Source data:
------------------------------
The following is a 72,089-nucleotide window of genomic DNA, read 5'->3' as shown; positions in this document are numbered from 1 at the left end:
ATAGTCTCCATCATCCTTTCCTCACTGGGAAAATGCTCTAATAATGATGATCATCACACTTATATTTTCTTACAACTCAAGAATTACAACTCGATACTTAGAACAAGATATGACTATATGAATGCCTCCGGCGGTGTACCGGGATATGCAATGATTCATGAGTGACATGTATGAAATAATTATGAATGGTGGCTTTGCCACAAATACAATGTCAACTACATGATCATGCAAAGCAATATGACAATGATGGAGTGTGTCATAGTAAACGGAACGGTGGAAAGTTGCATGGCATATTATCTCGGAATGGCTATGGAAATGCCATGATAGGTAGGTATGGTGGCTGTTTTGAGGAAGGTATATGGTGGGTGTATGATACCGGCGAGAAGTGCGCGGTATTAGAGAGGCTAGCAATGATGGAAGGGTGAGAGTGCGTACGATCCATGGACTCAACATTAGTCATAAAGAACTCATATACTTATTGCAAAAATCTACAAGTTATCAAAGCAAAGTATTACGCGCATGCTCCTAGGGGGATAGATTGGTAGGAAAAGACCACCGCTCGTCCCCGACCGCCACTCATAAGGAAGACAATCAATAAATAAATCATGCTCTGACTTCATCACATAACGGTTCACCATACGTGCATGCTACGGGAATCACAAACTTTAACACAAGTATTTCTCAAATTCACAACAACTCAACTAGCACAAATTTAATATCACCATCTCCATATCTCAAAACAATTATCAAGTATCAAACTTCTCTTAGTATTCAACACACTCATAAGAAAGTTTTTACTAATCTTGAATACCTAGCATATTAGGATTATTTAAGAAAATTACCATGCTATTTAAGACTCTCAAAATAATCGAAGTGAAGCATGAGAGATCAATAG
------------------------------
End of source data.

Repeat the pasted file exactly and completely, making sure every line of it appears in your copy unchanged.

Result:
The following is a 72,089-nucleotide window of genomic DNA, read 5'->3' as shown; positions in this document are numbered from 1 at the left end:
ATAGTCTCCATCATCCTTTCCTCACTGGGAAAATGCTCTAATAATGATGATCATCACACTTATATTTTCTTACAACTCAAGAATTACAACTCGATACTTAGAACAAGATATGACTATATGAATGCCTCCGGCGGTGTACCGGGATATGCAATGATTCATGAGTGACATGTATGAAATAATTATGAATGGTGGCTTTGCCACAAATACAATGTCAACTACATGATCATGCAAAGCAATATGACAATGATGGAGTGTGTCATAGTAAACGGAACGGTGGAAAGTTGCATGGCATATTATCTCGGAATGGCTATGGAAATGCCATGATAGGTAGGTATGGTGGCTGTTTTGAGGAAGGTATATGGTGGGTGTATGATACCGGCGAGAAGTGCGCGGTATTAGAGAGGCTAGCAATGATGGAAGGGTGAGAGTGCGTACGATCCATGGACTCAACATTAGTCATAAAGAACTCATATACTTATTGCAAAAATCTACAAGTTATCAAAGCAAAGTATTACGCGCATGCTCCTAGGGGGATAGATTGGTAGGAAAAGACCACCGCTCGTCCCCGACCGCCACTCATAAGGAAGACAATCAATAAATAAATCATGCTCTGACTTCATCACATAACGGTTCACCATACGTGCATGCTACGGGAATCACAAACTTTAACACAAGTATTTCTCAAATTCACAACAACTCAACTAGCACAAATTTAATATCACCATCTCCATATCTCAAAACAATTATCAAGTATCAAACTTCTCTTAGTATTCAACACACTCATAAGAAAGTTTTTACTAATCTTGAATACCTAGCATATTAGGATTATTTAAGAAAATTACCATGCTATTTAAGACTCTCAAAATAATCGAAGTGAAGCATGAGAGATCAATAG